• There is no ambiguity here. People will share these because they know what the articles are about and they want these messages on their Facebook or Twitter pages because they agree or strongly disagree with them. Be clear, be concise.
  • There is also an ego factor — people love sharing articles that show traits they want to embody themselves. Articles like “Why Your Grandma Is Your Biggest Blessing In Life” are viral because people want to be seen as the sort of person who loves their grandma, so they put it on their wall. Think about what your article will “say” about a person who shares it. The more people who can use an article to show off some positive trait about themselves
  • Images
    • Use Pexels, Pixabay, Wikimedia, Flickr creative commons, Unsplash, Stocksnap, Splitshire, StartupStockPhotos, or Public Domain Pictures to get ones we know we can use.
    • When choosing an image, do not use text-only images, do not use quotes on images, do not use pictures without people in them when at all possible.
    • Personal pictures are the best, if the quality is good.
    • Pictures with people in them are better than pictures without people.
    • Landscapes, sunsets, pictures of the ocean, etc., might be pretty, but they do not encourage people to click!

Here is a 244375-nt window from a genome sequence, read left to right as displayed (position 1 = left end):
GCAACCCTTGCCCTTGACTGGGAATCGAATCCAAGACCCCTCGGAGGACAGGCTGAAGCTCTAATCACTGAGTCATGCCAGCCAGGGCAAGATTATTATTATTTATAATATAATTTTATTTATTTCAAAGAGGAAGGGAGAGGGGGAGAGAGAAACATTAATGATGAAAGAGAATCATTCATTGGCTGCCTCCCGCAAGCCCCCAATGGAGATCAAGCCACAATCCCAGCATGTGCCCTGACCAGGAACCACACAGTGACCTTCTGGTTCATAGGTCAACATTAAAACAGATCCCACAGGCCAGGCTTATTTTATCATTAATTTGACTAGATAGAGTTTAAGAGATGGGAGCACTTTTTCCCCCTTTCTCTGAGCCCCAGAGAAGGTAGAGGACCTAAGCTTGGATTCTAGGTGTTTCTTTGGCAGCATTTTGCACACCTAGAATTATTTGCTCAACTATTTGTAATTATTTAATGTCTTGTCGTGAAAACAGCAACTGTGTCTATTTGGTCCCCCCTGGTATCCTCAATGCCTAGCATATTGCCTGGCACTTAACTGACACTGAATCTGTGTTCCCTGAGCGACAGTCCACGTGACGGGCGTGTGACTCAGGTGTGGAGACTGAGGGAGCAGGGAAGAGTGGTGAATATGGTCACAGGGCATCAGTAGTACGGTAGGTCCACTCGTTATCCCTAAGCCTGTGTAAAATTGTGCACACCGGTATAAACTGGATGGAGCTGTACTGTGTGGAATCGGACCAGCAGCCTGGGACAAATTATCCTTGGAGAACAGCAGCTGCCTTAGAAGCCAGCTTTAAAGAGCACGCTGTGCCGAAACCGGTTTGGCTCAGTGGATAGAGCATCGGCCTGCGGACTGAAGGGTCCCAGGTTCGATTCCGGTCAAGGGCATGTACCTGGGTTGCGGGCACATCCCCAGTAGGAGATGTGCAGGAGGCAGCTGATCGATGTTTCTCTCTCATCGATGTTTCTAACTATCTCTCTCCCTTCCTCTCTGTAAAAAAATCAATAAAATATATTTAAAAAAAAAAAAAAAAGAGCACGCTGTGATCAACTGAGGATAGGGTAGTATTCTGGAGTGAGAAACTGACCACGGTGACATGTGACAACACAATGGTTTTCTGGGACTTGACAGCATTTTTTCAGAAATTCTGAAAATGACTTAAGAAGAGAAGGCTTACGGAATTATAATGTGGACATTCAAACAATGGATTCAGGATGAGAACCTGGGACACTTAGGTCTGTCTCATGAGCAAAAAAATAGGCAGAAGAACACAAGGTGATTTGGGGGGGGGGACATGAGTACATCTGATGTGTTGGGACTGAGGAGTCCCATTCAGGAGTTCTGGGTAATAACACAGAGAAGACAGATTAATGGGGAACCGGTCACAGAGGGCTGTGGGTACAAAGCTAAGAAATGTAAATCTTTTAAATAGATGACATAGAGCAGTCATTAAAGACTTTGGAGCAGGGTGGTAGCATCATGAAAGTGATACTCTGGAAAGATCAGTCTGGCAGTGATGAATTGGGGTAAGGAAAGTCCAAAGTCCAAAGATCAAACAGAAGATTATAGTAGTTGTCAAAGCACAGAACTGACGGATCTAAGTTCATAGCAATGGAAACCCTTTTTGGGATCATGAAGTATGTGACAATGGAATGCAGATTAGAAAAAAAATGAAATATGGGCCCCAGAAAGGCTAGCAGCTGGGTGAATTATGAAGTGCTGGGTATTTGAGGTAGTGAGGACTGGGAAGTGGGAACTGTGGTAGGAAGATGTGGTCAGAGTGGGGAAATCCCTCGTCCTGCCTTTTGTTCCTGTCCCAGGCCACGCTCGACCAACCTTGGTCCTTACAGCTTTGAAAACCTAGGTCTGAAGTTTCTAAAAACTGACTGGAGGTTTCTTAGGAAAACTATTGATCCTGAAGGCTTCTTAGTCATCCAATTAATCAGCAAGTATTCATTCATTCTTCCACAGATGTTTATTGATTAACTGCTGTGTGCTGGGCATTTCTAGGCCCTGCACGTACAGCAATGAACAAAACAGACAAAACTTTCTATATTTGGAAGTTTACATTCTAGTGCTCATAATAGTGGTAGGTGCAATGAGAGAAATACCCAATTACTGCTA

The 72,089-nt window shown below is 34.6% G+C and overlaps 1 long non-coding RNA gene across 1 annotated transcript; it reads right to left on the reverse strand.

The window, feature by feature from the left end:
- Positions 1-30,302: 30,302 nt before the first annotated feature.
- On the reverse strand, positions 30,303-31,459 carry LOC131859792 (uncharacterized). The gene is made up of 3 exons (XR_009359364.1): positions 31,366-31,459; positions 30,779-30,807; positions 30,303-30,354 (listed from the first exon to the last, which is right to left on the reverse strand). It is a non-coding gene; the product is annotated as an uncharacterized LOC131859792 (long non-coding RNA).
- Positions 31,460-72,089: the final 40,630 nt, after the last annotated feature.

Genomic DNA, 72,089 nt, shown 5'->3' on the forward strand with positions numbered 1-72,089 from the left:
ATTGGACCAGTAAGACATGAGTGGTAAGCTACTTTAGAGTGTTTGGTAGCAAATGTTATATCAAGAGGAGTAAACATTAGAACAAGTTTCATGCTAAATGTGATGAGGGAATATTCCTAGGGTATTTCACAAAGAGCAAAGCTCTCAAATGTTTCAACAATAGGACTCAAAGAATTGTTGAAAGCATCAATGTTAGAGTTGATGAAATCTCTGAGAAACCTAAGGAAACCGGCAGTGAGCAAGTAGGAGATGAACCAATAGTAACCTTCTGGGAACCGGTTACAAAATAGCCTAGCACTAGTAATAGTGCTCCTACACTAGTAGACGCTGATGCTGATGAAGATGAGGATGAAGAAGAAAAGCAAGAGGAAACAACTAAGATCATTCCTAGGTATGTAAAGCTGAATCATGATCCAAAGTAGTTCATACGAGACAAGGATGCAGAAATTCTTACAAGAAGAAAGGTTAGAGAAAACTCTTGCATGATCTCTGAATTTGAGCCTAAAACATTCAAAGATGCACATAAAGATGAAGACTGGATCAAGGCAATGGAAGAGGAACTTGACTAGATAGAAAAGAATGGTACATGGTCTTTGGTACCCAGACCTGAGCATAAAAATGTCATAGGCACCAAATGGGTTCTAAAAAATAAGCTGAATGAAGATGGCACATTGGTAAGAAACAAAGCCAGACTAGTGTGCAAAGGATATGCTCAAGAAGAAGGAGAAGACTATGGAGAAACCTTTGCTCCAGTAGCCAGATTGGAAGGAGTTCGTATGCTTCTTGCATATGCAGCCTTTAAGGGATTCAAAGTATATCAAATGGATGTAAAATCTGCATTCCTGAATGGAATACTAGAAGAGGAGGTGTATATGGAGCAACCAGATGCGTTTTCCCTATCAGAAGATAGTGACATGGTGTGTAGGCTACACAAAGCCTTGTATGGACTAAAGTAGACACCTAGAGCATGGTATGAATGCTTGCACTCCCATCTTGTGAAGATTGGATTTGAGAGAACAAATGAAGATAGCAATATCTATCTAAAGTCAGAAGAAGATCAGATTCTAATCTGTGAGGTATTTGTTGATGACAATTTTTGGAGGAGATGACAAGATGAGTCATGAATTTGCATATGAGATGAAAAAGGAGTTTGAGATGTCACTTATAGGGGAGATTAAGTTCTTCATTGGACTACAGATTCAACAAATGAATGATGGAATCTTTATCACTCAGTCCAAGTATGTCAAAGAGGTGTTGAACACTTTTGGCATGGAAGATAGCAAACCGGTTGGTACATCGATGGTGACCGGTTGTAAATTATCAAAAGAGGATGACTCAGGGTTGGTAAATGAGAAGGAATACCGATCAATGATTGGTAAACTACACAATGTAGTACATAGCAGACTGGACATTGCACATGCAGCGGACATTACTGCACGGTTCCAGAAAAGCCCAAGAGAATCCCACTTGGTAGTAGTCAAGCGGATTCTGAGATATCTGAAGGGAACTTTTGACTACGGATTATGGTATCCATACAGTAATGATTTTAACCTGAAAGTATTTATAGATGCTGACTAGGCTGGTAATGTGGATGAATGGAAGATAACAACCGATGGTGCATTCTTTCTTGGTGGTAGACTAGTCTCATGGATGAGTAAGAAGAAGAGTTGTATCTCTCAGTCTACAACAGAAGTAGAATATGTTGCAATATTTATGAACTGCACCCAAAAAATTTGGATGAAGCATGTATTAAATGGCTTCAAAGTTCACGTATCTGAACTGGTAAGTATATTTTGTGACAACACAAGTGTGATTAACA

• It is KEY to have each creator attribute their own photos. Google is not an attribution.
  • Tagging is a great way to gain engagement without doing much after your creator submits. Generally around 5-8 tags is optimal to be engaged with. Make sure they are a mix of specific and general things related to the article. When being searched in Odyssey and SEO they will be pulled.

  • Have your creators choose a segment for their pieces to further give the piece an identity. This can also help make the piece easily searchable and is good for SEO searching.
  • The metadata title and description are important for search engine optimization as well. Recommended is to use the same title and description as the Headline and Sub-headline.
  • The Publish & Share area is V important.

  • Always schedule it for that Monday morning (optimal times are 8-10am in your timezone). Or schedule it for the evening (4-8pm your time zone).
  • Make sure that all articles edited are scheduled to be posted on Monday’s date, and that the scheduled social media share is scheduled for Monday at the preferred time.
  • Social Media Brief
    • Should be the same concept as the subheadline. Should not say, “Check out my article!” or “Share my article." Always make sure that it is something enticing just like the headline, subheadline, and cover photo.
  • When you’re finished editing, select “Accept as EIC Edited.” The queue will automatically bring you to your next article.

***Don’t be afraid to reject a piece if these things are not completed by creators. The “Reject” button will mark the article as “Needs Revision.” Content Creators are sent an email notification on their article being rejected. As a rule of thumb, never reject an article without leaving comments for the content Creator. Beware to let the creator know the issues if not completed within 24 hours of rejecting (text/email them). And be aware when they are complete so that you may post their piece.